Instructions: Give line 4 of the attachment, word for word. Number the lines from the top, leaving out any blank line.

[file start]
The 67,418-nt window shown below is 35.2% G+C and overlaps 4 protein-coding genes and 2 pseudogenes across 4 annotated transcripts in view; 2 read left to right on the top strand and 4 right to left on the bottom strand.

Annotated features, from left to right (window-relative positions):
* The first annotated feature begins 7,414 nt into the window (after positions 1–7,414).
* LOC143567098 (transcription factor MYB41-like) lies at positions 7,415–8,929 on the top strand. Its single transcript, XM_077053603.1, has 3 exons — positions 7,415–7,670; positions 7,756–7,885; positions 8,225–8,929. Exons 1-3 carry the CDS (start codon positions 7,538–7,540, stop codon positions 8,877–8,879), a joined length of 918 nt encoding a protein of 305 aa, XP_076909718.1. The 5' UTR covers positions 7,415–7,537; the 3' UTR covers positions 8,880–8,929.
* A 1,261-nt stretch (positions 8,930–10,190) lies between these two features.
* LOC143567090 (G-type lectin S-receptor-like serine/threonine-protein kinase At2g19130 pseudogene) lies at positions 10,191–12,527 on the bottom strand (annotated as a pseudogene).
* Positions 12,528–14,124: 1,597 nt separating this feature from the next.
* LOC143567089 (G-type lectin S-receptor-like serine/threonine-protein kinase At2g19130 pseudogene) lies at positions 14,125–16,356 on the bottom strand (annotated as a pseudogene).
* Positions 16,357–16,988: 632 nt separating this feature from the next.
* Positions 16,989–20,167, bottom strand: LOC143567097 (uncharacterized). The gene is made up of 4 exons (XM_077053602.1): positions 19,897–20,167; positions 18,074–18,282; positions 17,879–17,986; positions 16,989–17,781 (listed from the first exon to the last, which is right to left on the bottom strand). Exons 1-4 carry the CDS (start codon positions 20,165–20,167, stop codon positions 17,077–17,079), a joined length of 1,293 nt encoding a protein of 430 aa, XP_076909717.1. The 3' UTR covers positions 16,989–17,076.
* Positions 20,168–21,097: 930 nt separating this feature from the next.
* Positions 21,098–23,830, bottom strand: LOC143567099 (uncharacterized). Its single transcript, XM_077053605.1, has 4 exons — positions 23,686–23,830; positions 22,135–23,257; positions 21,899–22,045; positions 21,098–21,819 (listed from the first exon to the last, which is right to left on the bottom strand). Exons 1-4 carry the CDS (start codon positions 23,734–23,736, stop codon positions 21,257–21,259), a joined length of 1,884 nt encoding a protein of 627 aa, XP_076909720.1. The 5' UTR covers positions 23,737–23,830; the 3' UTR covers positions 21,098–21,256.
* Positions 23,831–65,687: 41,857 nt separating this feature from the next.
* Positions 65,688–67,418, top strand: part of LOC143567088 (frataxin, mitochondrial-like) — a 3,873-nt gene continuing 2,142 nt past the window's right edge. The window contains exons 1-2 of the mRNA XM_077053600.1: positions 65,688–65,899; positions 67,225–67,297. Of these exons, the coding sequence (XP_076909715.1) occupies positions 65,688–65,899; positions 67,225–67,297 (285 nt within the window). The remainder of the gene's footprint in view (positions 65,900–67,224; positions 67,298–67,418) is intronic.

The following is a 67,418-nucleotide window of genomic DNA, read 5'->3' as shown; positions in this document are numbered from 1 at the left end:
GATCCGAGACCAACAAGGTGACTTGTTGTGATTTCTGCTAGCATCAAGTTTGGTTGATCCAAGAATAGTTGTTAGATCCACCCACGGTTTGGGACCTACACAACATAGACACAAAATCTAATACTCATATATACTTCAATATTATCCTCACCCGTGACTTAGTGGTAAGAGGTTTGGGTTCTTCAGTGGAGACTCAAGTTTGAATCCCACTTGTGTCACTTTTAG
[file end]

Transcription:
* LOC143567098 (transcription factor MYB41-like) lies at positions 7,415–8,929 on the top strand. Its single transcript, XM_077053603.1, has 3 exons — positions 7,415–7,670; positions 7,756–7,885; positions 8,225–8,929. Exons 1-3 carry the CDS (start codon positions 7,538–7,540, stop codon positions 8,877–8,879), a joined length of 918 nt encoding a protein of 305 aa, XP_076909718.1. The 5' UTR covers positions 7,415–7,537; the 3' UTR covers positions 8,880–8,929.